UCF redshirt junior outside linebacker Shaquem Griffin made his first career start this year against South Carolina State. He co-led the team in tackles, with six. And he did it with one hand.
As the Orlando Sentinel's Shannon Green reports, Griffin was born with amniotic band syndrome. That's an exceedingly rare congenital birth defect, which affects less than one in a thousand babies. Griffin got it, and when he was 4 years old, his left hand had to be amputated.
Griffin went on to finish the regular season No. 7 in the country in sacks and win American Athletic Conference Defensive Player of the Year honors, leading UCF to a 6-6 bounceback year after an 0-12 2015.
Griffin has been in UCF's program for three years now. He redshirted on the 2013 team that won the Fiesta Bowl, and he stuck it out through last year and the coaching change afterward. He played in one game as a redshirt freshman two seasons ago, then played a bunch on special teams and a little bit on defense last year.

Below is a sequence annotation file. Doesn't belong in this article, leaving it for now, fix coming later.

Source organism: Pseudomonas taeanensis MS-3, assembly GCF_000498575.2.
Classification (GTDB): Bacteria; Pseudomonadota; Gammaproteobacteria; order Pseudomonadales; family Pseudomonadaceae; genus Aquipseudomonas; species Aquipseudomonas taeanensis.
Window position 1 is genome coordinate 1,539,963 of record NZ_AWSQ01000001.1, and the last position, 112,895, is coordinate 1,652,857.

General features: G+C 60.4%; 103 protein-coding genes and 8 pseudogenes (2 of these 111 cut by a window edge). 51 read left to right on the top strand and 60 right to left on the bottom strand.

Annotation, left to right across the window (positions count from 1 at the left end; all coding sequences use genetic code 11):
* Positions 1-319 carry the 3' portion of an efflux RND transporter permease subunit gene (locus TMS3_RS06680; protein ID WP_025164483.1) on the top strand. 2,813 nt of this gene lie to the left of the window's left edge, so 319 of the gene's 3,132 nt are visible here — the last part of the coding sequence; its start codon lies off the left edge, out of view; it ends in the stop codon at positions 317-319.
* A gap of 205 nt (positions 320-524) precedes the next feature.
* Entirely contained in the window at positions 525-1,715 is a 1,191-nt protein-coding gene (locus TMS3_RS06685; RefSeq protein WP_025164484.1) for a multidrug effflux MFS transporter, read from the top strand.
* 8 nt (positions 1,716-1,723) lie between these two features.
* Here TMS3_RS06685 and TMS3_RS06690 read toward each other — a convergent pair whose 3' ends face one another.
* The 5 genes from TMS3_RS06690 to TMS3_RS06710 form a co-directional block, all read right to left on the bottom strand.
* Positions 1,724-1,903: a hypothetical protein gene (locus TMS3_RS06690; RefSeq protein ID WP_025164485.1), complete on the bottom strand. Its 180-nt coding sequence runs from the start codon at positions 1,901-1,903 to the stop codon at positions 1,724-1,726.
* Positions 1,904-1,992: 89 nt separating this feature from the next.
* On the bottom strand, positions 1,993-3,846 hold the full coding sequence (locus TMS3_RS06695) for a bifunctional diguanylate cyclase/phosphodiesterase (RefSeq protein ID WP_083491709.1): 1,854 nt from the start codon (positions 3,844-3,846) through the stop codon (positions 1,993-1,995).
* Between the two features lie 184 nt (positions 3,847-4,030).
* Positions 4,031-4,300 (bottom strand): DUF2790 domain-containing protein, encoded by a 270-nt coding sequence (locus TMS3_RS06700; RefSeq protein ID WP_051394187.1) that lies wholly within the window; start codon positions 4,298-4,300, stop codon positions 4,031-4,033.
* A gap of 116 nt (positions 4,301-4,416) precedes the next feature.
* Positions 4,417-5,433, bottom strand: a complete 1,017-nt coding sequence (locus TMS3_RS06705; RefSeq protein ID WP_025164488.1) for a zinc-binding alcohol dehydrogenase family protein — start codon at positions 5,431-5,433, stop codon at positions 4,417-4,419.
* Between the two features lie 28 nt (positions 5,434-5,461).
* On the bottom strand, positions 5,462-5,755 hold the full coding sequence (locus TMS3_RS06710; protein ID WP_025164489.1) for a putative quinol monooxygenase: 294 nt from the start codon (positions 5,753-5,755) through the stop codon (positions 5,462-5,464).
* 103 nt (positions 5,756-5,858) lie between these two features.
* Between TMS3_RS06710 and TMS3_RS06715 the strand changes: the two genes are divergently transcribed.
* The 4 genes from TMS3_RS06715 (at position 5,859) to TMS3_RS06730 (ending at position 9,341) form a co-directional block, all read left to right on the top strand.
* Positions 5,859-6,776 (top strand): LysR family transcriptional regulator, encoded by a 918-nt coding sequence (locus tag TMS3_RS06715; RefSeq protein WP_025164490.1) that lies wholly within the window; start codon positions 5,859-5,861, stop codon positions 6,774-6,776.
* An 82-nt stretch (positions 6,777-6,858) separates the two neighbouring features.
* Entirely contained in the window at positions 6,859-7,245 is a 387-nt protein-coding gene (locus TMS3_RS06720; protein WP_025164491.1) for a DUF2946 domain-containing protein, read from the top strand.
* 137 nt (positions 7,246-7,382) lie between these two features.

Griffin's twin, Shaquill, also plays for UCF. He's a senior defensive back, and the brothers have stuck with each other for their entire lives. And they've been tested, plenty. As Green writes:
Playing with one hand isn't the problem for Shaquem. Convincing other people he can do it has been the bigger hurdle on his journey.
He and his brother have seen their share of doubters throughout the years. As a high school athlete, Shaquill turned down offers from bigger schools that wouldn't give his brother a spot on the team. And after playing on the scout team for most of his three seasons at UCF, Shaquem thought about transferring.
Shaquill says he would have left with his brother if it came to that, but Travis Fisher, who coached cornerbacks last season before taking over the entire secondary, gave Shaquem his first break on defense against USF last year.
Now, Shaquem's starting at outside linebacker, and Shaquill's starting at cornerback.